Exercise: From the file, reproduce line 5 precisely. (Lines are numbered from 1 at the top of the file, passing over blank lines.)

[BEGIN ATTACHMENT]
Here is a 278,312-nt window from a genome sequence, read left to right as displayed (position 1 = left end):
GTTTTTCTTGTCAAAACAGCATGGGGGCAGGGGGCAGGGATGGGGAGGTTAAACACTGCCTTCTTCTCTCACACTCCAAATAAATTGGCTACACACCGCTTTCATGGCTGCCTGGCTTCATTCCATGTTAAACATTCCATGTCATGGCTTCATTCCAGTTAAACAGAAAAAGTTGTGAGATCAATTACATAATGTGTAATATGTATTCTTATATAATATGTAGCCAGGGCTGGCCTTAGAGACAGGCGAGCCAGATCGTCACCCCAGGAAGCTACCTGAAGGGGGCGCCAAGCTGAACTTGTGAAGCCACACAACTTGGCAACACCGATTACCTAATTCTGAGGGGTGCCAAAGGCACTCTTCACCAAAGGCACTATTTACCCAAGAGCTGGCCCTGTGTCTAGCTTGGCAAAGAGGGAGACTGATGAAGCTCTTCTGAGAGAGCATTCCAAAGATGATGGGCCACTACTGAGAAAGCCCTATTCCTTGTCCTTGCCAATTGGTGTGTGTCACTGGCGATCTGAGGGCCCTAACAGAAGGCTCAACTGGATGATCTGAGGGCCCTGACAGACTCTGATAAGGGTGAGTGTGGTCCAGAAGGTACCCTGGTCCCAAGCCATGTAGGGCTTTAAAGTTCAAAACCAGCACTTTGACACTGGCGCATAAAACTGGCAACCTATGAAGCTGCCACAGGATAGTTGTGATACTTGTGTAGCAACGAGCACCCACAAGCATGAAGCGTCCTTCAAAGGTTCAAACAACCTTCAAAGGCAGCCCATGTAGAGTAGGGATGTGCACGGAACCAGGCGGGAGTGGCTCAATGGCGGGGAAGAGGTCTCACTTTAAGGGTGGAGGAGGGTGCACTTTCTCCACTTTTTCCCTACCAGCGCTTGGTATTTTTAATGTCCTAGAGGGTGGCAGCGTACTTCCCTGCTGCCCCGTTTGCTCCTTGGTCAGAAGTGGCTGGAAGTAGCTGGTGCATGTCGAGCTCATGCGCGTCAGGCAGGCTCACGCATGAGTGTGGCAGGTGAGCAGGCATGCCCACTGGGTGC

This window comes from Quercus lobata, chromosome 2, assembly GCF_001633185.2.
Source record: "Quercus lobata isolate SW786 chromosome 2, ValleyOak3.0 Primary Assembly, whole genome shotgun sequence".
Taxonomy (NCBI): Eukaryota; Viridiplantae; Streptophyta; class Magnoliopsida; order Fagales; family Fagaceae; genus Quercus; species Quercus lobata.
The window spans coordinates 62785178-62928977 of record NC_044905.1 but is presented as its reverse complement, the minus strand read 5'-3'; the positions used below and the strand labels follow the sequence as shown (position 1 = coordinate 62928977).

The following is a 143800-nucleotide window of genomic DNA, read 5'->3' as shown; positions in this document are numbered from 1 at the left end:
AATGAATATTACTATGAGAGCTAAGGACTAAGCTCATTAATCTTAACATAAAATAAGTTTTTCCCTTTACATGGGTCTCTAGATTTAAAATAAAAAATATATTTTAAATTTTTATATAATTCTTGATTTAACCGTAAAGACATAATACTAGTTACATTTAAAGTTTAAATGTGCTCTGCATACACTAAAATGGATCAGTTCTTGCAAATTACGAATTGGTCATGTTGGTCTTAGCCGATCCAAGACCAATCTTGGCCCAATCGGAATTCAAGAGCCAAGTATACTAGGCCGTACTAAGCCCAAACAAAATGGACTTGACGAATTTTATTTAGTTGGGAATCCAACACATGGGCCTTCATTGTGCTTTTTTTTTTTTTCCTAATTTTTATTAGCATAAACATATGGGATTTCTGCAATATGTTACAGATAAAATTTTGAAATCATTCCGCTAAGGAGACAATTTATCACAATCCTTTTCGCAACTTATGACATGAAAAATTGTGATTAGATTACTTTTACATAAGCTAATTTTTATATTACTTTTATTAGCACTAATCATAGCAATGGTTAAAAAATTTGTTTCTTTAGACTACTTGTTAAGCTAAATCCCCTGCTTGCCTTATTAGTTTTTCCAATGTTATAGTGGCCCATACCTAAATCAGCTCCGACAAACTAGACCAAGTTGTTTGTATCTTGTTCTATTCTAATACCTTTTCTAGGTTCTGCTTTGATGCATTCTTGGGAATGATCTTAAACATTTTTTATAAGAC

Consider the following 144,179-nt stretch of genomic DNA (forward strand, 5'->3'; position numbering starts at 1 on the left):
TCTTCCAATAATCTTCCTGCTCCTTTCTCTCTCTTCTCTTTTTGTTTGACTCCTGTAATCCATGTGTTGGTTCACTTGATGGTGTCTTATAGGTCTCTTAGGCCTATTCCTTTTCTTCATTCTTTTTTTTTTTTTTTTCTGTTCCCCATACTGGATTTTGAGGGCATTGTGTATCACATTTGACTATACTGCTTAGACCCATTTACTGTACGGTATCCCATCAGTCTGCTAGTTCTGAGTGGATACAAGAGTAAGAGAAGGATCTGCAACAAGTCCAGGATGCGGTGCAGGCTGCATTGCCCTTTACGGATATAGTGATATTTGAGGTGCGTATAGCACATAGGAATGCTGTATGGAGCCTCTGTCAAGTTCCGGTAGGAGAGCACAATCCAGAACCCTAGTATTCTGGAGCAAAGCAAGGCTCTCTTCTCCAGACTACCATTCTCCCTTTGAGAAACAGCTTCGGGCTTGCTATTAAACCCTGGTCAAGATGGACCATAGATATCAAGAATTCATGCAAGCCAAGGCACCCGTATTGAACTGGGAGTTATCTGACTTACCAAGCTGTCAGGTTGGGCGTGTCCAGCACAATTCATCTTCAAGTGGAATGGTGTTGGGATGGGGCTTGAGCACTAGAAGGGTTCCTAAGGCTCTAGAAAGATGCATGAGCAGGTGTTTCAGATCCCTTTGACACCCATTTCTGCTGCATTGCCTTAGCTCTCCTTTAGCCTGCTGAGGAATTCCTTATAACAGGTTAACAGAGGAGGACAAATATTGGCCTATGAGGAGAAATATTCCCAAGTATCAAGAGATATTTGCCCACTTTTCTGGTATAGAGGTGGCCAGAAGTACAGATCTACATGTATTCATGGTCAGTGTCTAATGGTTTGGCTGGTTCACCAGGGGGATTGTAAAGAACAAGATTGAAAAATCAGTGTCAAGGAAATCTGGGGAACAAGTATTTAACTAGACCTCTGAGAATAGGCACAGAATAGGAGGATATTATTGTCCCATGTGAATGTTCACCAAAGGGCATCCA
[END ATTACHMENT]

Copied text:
Taxonomy (NCBI): Eukaryota; Viridiplantae; Streptophyta; class Magnoliopsida; order Fagales; family Fagaceae; genus Quercus; species Quercus lobata.